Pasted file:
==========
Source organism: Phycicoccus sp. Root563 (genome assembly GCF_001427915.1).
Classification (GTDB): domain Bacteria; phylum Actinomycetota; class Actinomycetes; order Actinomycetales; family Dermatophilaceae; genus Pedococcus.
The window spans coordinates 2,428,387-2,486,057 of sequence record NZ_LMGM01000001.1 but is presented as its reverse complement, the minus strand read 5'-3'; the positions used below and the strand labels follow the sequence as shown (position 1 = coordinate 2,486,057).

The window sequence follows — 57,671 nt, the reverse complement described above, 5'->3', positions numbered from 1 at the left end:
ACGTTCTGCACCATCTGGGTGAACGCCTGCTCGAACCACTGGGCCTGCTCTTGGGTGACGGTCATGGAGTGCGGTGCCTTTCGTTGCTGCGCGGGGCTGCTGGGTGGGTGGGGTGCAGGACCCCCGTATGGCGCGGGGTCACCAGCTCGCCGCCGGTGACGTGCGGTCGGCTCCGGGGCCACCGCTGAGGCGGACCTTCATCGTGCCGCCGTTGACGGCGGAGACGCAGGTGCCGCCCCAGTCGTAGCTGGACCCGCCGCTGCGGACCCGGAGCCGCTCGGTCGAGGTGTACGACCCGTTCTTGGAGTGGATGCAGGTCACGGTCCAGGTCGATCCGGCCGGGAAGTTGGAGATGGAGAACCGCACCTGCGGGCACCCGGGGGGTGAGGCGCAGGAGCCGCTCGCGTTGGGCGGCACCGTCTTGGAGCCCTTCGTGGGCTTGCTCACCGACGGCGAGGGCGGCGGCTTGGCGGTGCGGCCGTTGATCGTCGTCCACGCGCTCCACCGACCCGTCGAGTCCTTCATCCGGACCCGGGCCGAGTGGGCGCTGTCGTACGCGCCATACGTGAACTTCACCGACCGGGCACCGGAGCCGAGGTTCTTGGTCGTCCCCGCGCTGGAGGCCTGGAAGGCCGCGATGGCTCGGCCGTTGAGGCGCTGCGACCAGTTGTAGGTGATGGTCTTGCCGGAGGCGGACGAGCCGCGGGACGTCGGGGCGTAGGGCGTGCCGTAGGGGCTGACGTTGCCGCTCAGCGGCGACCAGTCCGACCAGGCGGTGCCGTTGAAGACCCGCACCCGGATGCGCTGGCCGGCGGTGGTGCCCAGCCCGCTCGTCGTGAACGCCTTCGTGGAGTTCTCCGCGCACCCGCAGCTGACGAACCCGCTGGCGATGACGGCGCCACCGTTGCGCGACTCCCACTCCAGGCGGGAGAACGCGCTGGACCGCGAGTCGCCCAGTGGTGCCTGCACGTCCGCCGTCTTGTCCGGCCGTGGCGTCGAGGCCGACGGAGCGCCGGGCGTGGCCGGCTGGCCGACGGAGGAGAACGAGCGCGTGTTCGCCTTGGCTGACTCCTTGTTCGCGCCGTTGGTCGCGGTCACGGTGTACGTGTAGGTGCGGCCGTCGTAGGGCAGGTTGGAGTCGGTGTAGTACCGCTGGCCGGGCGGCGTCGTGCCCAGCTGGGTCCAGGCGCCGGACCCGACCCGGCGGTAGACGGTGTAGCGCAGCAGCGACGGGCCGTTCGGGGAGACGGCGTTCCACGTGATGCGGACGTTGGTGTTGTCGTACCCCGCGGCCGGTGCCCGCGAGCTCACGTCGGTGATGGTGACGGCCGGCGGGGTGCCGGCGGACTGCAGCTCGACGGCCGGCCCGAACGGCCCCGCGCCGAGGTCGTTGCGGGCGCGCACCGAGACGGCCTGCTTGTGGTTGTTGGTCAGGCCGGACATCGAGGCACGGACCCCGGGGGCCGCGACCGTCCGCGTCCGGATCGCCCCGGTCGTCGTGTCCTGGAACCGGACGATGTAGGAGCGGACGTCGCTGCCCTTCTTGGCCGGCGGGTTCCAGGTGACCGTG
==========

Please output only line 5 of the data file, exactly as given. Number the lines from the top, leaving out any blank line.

ACGTTCTGCACCATCTGGGTGAACGCCTGCTCGAACCACTGGGCCTGCTCTTGGGTGACGGTCATGGAGTGCGGTGCCTTTCGTTGCTGCGCGGGGCTGCTGGGTGGGTGGGGTGCAGGACCCCCGTATGGCGCGGGGTCACCAGCTCGCCGCCGGTGACGTGCGGTCGGCTCCGGGGCCACCGCTGAGGCGGACCTTCATCGTGCCGCCGTTGACGGCGGAGACGCAGGTGCCGCCCCAGTCGTAGCTGGACCCGCCGCTGCGGACCCGGAGCCGCTCGGTCGAGGTGTACGACCCGTTCTTGGAGTGGATGCAGGTCACGGTCCAGGTCGATCCGGCCGGGAAGTTGGAGATGGAGAACCGCACCTGCGGGCACCCGGGGGGTGAGGCGCAGGAGCCGCTCGCGTTGGGCGGCACCGTCTTGGAGCCCTTCGTGGGCTTGCTCACCGACGGCGAGGGCGGCGGCTTGGCGGTGCGGCCGTTGATCGTCGTCCACGCGCTCCACCGACCCGTCGAGTCCTTCATCCGGACCCGGGCCGAGTGGGCGCTGTCGTACGCGCCATACGTGAACTTCACCGACCGGGCACCGGAGCCGAGGTTCTTGGTCGTCCCCGCGCTGGAGGCCTGGAAGGCCGCGATGGCTCGGCCGTTGAGGCGCTGCGACCAGTTGTAGGTGATGGTCTTGCCGGAGGCGGACGAGCCGCGGGACGTCGGGGCGTAGGGCGTGCCGTAGGGGCTGACGTTGCCGCTCAGCGGCGACCAGTCCGACCAGGCGGTGCCGTTGAAGACCCGCACCCGGATGCGCTGGCCGGCGGTGGTGCCCAGCCCGCTCGTCGTGAACGCCTTCGTGGAGTTCTCCGCGCACCCGCAGCTGACGAACCCGCTGGCGATGACGGCGCCACCGTTGCGCGACTCCCACTCCAGGCGGGAGAACGCGCTGGACCGCGAGTCGCCCAGTGGTGCCTGCACGTCCGCCGTCTTGTCCGGCCGTGGCGTCGAGGCCGACGGAGCGCCGGGCGTGGCCGGCTGGCCGACGGAGGAGAACGAGCGCGTGTTCGCCTTGGCTGACTCCTTGTTCGCGCCGTTGGTCGCGGTCACGGTGTACGTGTAGGTGCGGCCGTCGTAGGGCAGGTTGGAGTCGGTGTAGTACCGCTGGCCGGGCGGCGTCGTGCCCAGCTGGGTCCAGGCGCCGGACCCGACCCGGCGGTAGACGGTGTAGCGCAGCAGCGACGGGCCGTTCGGGGAGACGGCGTTCCACGTGATGCGGACGTTGGTGTTGTCGTACCCCGCGGCCGGTGCCCGCGAGCTCACGTCGGTGATGGTGACGGCCGGCGGGGTGCCGGCGGACTGCAGCTCGACGGCCGGCCCGAACGGCCCCGCGCCGAGGTCGTTGCGGGCGCGCACCGAGACGGCCTGCTTGTGGTTGTTGGTCAGGCCGGACATCGAGGCACGGACCCCGGGGGCCGCGACCGTCCGCGTCCGGATCGCCCCGGTCGTCGTGTCCTGGAACCGGACGATGTAGGAGCGGACGTCGCTGCCCTTCTTGGCCGGCGGGTTCCAGGTGACCGTG